And I personally view America not only as the first anarchist nation on the planet, but also as a country that has embraced an idea of heroism and positive change that is ultimately good. I think that the desire that many Americans to police the world comes from a really great place. Americans routinely find themselves unable to accept injustice. We want to stand up for the little guy. All too often, we let that desire lead us astray to endorse some really insane policies. But there’s nothing wrong with the desire, and it lets us create art that inspires and galvanizes people everywhere to be their best. We gave the world Superman, Mickey Mouse and Bugs Bunny.

Conservatives are trying to pretend when it comes to US history that America is better than every other nation on the planet. Sorry, we’re not. Other countries have decent people and a yearning for freedom too. Other countries have stable democracies and functioning economies.

Conservatives aren’t just asking for their viewpoint to be taught. It’d be fine for a AP US History class to discuss the viewpoints of people who honestly endorse American exceptionalism. They want only their viewpoint to be taught, and none else. In fact, it was so naked that Dan Fisher, the guy who pushed forward the bill in Oklahoma to change the AP curriculum, had to withdraw the bill because his curriculum barely even had any speeches from non-Republican Presidents! (Heaven forbid that children be exposed to that inveterate socialist Eisenhower who cautioned Americans about a “military-industrial complex”!)

Conservatives are trying to rob children of the ability to actually debate issues. If someone wants to come to AP US History classes or even college and debate that America is a “nation on the hill”, they are free to do so. What conservatives want is for them to not have to. They want that argument assumed, even though there isn’t international consensus or even scholarly consensus in the US on that front.

Conservatives want to not teach history.

Remember that whole “teach the controversy” idea? It’s a fine concept. It actually doesn’t work when it comes to evolutionary biology because, in that instance, there is no controversy in the field. But when it comes to US History, there is in fact a controversy, and conservatives don’t want it taught.

So, which is it? Do we teach controversies or don’t we?

I’ll let conservatives figure it out for the sake of their own propaganda.

Until then, I’ll keep advocating that our education system actually teach a range of ideas, from Noam Chomsky’s critical view of the world to Dinesh D’Souza’s one. I’ll keep advocating that American children need to be able to process a whole variety of different viewpoints to be viable workers in a world that’s increasingly multicultural. I’ll keep advocating for a curriculum that actually prepares people to realize that other people don’t view the world the same way that they do.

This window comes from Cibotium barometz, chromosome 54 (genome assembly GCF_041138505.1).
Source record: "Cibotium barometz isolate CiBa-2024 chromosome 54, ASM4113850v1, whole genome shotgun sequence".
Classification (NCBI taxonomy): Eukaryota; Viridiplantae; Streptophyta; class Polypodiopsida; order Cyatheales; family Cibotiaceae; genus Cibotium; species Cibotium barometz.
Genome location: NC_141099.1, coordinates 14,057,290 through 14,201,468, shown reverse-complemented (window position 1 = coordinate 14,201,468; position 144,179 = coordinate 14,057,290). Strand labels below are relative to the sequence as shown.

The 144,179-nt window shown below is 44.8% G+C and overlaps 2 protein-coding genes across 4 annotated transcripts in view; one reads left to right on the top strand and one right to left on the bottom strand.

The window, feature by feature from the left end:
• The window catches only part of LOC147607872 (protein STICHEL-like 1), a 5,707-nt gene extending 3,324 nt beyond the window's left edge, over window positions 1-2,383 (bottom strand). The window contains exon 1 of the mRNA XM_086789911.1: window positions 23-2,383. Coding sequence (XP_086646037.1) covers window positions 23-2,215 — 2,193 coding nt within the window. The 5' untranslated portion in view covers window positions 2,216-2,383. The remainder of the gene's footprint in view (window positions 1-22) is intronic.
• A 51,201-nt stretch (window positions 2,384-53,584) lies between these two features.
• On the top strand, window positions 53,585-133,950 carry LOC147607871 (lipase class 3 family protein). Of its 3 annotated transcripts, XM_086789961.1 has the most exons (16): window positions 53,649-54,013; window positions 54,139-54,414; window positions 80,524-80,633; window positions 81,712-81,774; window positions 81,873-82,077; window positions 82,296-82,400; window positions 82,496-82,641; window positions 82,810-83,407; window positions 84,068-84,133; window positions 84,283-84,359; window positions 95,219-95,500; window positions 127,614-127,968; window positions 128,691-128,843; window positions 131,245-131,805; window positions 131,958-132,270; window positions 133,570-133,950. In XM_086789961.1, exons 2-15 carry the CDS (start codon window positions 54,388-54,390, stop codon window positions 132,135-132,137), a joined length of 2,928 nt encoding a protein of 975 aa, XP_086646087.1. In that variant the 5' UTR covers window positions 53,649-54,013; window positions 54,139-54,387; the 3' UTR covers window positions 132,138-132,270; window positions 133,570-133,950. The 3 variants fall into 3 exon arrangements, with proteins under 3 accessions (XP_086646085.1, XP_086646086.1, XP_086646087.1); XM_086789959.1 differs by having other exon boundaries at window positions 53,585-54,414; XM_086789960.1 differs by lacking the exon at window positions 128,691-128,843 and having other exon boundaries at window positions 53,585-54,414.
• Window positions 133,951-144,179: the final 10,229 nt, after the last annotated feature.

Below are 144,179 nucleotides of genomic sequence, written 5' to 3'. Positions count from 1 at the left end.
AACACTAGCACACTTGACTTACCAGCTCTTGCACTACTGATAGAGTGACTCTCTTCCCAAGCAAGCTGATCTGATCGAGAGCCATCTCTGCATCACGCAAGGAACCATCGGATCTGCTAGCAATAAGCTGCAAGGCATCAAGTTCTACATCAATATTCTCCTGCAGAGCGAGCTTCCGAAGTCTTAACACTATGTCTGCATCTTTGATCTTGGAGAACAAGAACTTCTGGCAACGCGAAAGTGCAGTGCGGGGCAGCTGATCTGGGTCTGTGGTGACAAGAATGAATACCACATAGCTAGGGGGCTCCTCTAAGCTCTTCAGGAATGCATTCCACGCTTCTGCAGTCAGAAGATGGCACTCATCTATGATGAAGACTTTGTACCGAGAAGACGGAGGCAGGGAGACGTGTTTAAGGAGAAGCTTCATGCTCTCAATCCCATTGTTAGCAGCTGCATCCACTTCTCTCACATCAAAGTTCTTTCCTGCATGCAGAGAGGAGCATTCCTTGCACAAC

Isn’t that the core of education in the first place?

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4 thoughts on “AP US History: Do We “Teach the Controversy” Or Don’t We?

  1. Alright let me jsut say that not all conservatives are the same. Yes, people are scared of change and how the effects of society as a hole would be if they “the children of the future” found out just how bad the United States of America is. I’m a conservative on somethings but hiding the truth is not one of them. The United States hasn’t nor will it be a good Samaritan so to speak. We only intervene in other people’s business when we have to and it has to benefit us in some form or fashion. I was watching Fly Boys the other day. Excellent movie but not a lot of realism of just how bad things were during the war. America came in and everyone in that movie shouted with glee that America the big bad power of destruction was coming. When in reality, if America had come into the war earlier in the game, it would have been very different for those that fought early on. Another thing that was a shocker for me when I began college history is that I found out that Abraham Lincoln did not free the slaves for equality sake but for the North to win the war. Our books are tainted with false illusions and litigated with half truths. Talk to any foreigner from the UK/Ireland and their perspective of us is total hatred. Some love us but most think we are full of shit. To be frank, I’m a loving citizen of the United States. I’m very patriotic but I’m not naive enough to know that the United States is full of itself and it’s a hard dose of reality when you become an adult or a college student and learn the truth.

  2. arekexcelsior says:

    Of course people of a conservative bent aren’t all the same. I think it’s pretty obvious that I was speaking to the ideologically active conservatives.

    Your position about the US is one that is certainly not the mainstream of a lot of American conservatives. But to be fair I actually do disagree with you a little. I think America intervenes when it doesn’t “have to”, even for elites. I think sometimes we see America, even American soldiers, doing great stuff. It’s not all a monolith. There are people in the US aid departments and the military and the EPA and such who are idealistic and committed. I’ve heard stories of American soldiers doing truly heroic things, the things that don’t ever go in the newspapers.

    I also think you’re being unfair to Lincoln. The Republicans as a Party were idealistic and anti-capitalistic. They wanted free labor. Lincoln was deeply preoccupied with the unity of the Republic, but he was also an idealist who wanted slavery gone. He grappled with those questions prominently and was even able to win the respect of Frederick Douglass.

    Ireland is one thing, but the people in the UK have their own shit to work out 🙂 . The people in the UK come from a place of having been the last empire. They’re still important participants in US hegemony.

    So your responses here are an indication of exactly my point. I’m an anarchist and you lean right, but we’re having a discussion where I’m the one extolling some of America’s virtues and you some of our weaknesses and flaws. Being able to study US History honestly would let people have that kind of difficult talk.

  3. I think in this kind of debate we should differentiate a little:
    I’ve been to several places where the US had or had not intervened. I’ve met many people who’ve had their encounters with US-intervention.
    So there’s two sides to this coin as well. More actually:

    The reasons for the US’ intervention (or lack of it)